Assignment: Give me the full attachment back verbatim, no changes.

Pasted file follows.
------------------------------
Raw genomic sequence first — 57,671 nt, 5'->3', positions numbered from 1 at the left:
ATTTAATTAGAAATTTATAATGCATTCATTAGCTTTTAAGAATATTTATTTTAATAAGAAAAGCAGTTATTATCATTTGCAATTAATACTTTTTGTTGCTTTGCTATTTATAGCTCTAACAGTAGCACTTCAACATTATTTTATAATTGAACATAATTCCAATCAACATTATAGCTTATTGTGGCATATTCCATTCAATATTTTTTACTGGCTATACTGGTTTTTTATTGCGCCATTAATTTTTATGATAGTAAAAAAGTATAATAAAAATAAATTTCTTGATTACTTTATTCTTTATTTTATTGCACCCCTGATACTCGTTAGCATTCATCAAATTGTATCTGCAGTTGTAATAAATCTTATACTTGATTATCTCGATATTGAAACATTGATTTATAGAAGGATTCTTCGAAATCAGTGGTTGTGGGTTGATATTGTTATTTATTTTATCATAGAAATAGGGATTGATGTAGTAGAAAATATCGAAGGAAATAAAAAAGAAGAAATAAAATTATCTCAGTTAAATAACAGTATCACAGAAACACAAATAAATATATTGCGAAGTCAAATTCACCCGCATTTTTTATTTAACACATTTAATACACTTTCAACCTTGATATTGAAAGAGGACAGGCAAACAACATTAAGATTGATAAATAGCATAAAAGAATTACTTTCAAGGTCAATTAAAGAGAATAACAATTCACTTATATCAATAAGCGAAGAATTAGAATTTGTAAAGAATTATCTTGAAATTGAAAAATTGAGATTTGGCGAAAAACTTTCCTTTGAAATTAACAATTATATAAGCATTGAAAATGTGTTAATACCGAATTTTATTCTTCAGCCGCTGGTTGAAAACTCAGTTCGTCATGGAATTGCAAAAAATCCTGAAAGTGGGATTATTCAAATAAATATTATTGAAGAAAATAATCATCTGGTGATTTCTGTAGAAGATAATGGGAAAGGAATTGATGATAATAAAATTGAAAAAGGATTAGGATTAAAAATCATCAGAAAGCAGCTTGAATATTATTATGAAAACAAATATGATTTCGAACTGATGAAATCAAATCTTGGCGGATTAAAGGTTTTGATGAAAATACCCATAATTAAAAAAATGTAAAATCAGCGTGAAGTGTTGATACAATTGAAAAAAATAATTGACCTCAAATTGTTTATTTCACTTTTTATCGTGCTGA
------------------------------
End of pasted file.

Raw genomic sequence first — 57,671 nt, 5'->3', positions numbered from 1 at the left:
ATTTAATTAGAAATTTATAATGCATTCATTAGCTTTTAAGAATATTTATTTTAATAAGAAAAGCAGTTATTATCATTTGCAATTAATACTTTTTGTTGCTTTGCTATTTATAGCTCTAACAGTAGCACTTCAACATTATTTTATAATTGAACATAATTCCAATCAACATTATAGCTTATTGTGGCATATTCCATTCAATATTTTTTACTGGCTATACTGGTTTTTTATTGCGCCATTAATTTTTATGATAGTAAAAAAGTATAATAAAAATAAATTTCTTGATTACTTTATTCTTTATTTTATTGCACCCCTGATACTCGTTAGCATTCATCAAATTGTATCTGCAGTTGTAATAAATCTTATACTTGATTATCTCGATATTGAAACATTGATTTATAGAAGGATTCTTCGAAATCAGTGGTTGTGGGTTGATATTGTTATTTATTTTATCATAGAAATAGGGATTGATGTAGTAGAAAATATCGAAGGAAATAAAAAAGAAGAAATAAAATTATCTCAGTTAAATAACAGTATCACAGAAACACAAATAAATATATTGCGAAGTCAAATTCACCCGCATTTTTTATTTAACACATTTAATACACTTTCAACCTTGATATTGAAAGAGGACAGGCAAACAACATTAAGATTGATAAATAGCATAAAAGAATTACTTTCAAGGTCAATTAAAGAGAATAACAATTCACTTATATCAATAAGCGAAGAATTAGAATTTGTAAAGAATTATCTTGAAATTGAAAAATTGAGATTTGGCGAAAAACTTTCCTTTGAAATTAACAATTATATAAGCATTGAAAATGTGTTAATACCGAATTTTATTCTTCAGCCGCTGGTTGAAAACTCAGTTCGTCATGGAATTGCAAAAAATCCTGAAAGTGGGATTATTCAAATAAATATTATTGAAGAAAATAATCATCTGGTGATTTCTGTAGAAGATAATGGGAAAGGAATTGATGATAATAAAATTGAAAAAGGATTAGGATTAAAAATCATCAGAAAGCAGCTTGAATATTATTATGAAAACAAATATGATTTCGAACTGATGAAATCAAATCTTGGCGGATTAAAGGTTTTGATGAAAATACCCATAATTAAAAAAATGTAAAATCAGCGTGAAGTGTTGATACAATTGAAAAAAATAATTGACCTCAAATTGTTTATTTCACTTTTTATCGTGCTGA